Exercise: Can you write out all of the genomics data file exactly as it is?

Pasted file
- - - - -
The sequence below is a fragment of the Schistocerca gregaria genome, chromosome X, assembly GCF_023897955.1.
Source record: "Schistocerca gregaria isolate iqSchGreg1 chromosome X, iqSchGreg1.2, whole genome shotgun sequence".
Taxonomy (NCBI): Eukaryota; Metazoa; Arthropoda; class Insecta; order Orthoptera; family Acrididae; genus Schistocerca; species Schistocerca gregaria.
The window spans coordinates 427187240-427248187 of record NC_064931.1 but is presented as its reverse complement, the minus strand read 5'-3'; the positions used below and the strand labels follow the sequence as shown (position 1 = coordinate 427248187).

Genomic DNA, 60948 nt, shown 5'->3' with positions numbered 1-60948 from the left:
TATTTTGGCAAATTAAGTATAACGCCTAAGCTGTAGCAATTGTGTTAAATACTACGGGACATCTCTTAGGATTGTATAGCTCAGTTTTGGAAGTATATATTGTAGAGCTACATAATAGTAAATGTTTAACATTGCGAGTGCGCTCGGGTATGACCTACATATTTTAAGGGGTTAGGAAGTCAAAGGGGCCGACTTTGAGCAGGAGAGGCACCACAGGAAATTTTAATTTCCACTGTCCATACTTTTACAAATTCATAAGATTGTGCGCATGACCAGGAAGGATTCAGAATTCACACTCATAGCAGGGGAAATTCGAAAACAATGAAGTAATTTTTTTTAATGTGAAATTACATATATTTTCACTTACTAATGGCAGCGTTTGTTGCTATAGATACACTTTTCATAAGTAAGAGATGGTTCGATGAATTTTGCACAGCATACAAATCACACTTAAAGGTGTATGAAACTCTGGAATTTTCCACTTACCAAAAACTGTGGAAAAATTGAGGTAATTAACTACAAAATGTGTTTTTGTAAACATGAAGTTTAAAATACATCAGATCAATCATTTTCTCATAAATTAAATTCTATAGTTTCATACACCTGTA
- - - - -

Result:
The sequence below is a fragment of the Schistocerca gregaria genome, chromosome X, assembly GCF_023897955.1.
Source record: "Schistocerca gregaria isolate iqSchGreg1 chromosome X, iqSchGreg1.2, whole genome shotgun sequence".
Taxonomy (NCBI): Eukaryota; Metazoa; Arthropoda; class Insecta; order Orthoptera; family Acrididae; genus Schistocerca; species Schistocerca gregaria.
The window spans coordinates 427187240-427248187 of record NC_064931.1 but is presented as its reverse complement, the minus strand read 5'-3'; the positions used below and the strand labels follow the sequence as shown (position 1 = coordinate 427248187).

Genomic DNA, 60948 nt, shown 5'->3' with positions numbered 1-60948 from the left:
TATTTTGGCAAATTAAGTATAACGCCTAAGCTGTAGCAATTGTGTTAAATACTACGGGACATCTCTTAGGATTGTATAGCTCAGTTTTGGAAGTATATATTGTAGAGCTACATAATAGTAAATGTTTAACATTGCGAGTGCGCTCGGGTATGACCTACATATTTTAAGGGGTTAGGAAGTCAAAGGGGCCGACTTTGAGCAGGAGAGGCACCACAGGAAATTTTAATTTCCACTGTCCATACTTTTACAAATTCATAAGATTGTGCGCATGACCAGGAAGGATTCAGAATTCACACTCATAGCAGGGGAAATTCGAAAACAATGAAGTAATTTTTTTTAATGTGAAATTACATATATTTTCACTTACTAATGGCAGCGTTTGTTGCTATAGATACACTTTTCATAAGTAAGAGATGGTTCGATGAATTTTGCACAGCATACAAATCACACTTAAAGGTGTATGAAACTCTGGAATTTTCCACTTACCAAAAACTGTGGAAAAATTGAGGTAATTAACTACAAAATGTGTTTTTGTAAACATGAAGTTTAAAATACATCAGATCAATCATTTTCTCATAAATTAAATTCTATAGTTTCATACACCTGTA